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The 2014 National Primary School Achievement tables have now been published showing major improvements for Kent and a slight improvement for Medway over last year.

Kent has continued its steady increase against national norms, with 79% of schools achieving Level 4 at Key Stage 2 in reading, writing and maths, the same as the national average – in 2013 Kent was 1% below, and in 2012 2% below. 19 schools had 100% of their pupils achieving this level up from last year’s twelve, details below, with particular mention for Bodsham CEP School who also came top of the county table for percentage of pupils achieving Level 5.   

Bodsham                    

Kent is also performing above the national norm: by counting Level 5 scores; and with the proportion of pupils achieving Level 4b in each of reading, writing and maths; and also in the average point score. Well done! There are also some very welcome improvements at schools I have previously criticised, such as Tree Tops Academy and Molehill Copse Primary School, details below.  Eight schools are below the government Floor Standard of 45%, a fifty per cent reduction on last year’s 16 schools although, worryingly, all but one one of these has declined in performance on last year. 

Medway, at 75% remains 4% below the national average, the same as 2013, when it was 144th out of 150 Local Authorities, and 6% below in 2012 when it was in last place, although it has now crept up to 140th, so there is improvement. What is pleasing in Medway is that there is just one school, Phoenix Junior Academy, below the Government Floor Standard of  schools achieving 45% at Level 4, whereas last year there were two. Top school is Chattenden Primary, 100% Level 4s and top of the Level 5 Table.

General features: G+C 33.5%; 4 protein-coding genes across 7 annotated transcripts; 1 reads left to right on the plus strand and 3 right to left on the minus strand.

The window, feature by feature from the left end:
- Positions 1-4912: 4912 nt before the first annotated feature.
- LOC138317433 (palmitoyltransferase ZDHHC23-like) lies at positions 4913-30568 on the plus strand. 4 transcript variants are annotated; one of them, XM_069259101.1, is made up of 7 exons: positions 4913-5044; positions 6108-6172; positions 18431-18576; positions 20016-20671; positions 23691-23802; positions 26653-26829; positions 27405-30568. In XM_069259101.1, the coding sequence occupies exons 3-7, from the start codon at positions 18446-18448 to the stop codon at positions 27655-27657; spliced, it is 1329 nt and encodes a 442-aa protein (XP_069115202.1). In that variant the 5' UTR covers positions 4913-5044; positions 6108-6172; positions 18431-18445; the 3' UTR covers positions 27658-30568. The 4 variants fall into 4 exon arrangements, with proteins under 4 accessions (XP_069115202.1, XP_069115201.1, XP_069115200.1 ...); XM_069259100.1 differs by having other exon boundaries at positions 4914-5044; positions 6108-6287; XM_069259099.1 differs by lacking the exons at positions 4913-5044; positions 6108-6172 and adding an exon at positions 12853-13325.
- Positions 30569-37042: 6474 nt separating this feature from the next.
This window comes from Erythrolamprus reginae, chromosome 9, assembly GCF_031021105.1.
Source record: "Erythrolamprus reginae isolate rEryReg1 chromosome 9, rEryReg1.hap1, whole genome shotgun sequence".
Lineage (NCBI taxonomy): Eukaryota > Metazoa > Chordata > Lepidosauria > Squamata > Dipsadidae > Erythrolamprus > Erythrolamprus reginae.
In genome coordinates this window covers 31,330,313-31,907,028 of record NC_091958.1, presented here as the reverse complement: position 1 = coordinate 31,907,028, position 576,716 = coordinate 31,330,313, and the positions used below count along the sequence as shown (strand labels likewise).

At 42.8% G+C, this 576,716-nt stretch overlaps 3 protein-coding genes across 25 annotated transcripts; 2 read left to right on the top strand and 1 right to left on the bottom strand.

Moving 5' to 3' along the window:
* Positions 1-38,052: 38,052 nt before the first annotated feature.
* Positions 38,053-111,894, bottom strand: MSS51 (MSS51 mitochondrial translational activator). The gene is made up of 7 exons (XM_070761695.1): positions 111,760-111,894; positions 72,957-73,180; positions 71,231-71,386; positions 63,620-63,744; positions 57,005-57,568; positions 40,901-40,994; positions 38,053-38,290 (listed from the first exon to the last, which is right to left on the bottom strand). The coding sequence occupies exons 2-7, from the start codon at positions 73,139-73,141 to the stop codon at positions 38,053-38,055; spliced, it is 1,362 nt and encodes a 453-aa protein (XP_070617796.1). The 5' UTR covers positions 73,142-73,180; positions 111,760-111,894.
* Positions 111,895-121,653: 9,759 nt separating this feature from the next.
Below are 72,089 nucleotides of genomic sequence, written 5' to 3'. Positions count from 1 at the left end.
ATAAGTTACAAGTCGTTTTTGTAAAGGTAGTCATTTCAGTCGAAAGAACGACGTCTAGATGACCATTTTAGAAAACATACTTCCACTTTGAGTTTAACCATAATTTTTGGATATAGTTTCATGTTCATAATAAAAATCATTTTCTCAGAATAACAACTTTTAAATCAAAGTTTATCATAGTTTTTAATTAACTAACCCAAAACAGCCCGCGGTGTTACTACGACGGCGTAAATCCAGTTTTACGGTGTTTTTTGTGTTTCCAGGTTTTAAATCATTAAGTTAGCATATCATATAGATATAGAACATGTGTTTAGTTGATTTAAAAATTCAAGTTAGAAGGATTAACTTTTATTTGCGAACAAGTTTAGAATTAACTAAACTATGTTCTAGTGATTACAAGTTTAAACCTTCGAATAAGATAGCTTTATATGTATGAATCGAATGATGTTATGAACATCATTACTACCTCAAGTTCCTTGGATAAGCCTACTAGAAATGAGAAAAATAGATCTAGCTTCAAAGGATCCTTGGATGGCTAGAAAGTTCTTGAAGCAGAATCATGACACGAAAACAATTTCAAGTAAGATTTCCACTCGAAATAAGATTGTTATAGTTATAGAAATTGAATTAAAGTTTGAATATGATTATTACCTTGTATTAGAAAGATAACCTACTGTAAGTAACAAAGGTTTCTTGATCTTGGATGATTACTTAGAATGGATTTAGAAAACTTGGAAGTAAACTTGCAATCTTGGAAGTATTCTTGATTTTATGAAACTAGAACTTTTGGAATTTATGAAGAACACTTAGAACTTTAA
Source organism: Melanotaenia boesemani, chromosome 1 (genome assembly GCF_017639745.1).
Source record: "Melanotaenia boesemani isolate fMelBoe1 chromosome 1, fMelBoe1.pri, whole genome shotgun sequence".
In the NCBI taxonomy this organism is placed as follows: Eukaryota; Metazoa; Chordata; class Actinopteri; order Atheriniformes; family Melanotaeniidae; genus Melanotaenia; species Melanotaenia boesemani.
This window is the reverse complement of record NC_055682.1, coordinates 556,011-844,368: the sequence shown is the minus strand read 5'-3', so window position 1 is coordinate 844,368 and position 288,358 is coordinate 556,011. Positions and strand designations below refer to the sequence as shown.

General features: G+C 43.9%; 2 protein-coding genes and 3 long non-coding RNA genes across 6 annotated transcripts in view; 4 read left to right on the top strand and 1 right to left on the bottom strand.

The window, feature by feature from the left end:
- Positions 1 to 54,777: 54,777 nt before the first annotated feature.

One has to approach the whole Key Stage 2 outcomes with caution, remembering the enormous pressure on schools to deliver, with headteachers’ jobs at stake. I talk to many Year 6 parents in state schools in the summer term each year, and habitually ask if their children have done anything interesting in school. Consistently the answer is “No, they have been practising SATs”. I doubt it’s that bad, but it is a strong indicator. The consequence is that KS2 results may be partially a reflection of the proportion of time and the coaching skills employed, rather than the real quality of the school. Nevertheless, with this caveat, KS2 results are an important indicator, published in time for primary admissions. Sadly, this year two Kent schools have seen their KS2 results suppressed by the Standards and Testing Agency for alleged cheating, such is the pressure to do well.

Further details below………

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Most of the cases of “disappearing primary school headteachers” who have been removed by Kent County Council, sometimes in an inappropriate manner, cannot be reported as the headteachers sign agreements not to speak out in exchange for inducements to ease their departure. I have written several previous articles about this situation.

However, one has surfaced this week where Simon Webb, an officer of KCC, is reported to have acknowledged in writing that the Authority did not have the powers of intervention to carry out the initial suspension of a primary headteacher and also his wife, both employed at St Francis Catholic Primary School in Maidstone. The allegations are carried in the Kent Messenger.

st francis

 

Also below, I cover the case of a headteacher who cannot be named because she has signed a termination agreement, whose suspension also appears  to seriously break employment law and procedures; and catch up with the story of St John's CofE Primary in Canterbury.

Kent County Council's justification for the unreasonable way they have treated so many of their primary school headteachers, often appearing to go outside employment law, appears to be that there is no other way of forcing up standards and indeed KCC reports that Key Stage Two standards have risen this year to match national standards. Good news indeed,after so many years of poor overall performance in the county but at what price? Is the removal of around 5% of Kent's primary headteachers leaving many of the schools in a state of disruption really the central factor in  school improvement across the county, with all the other initiatives by Kent to raise standards not playing  a part.......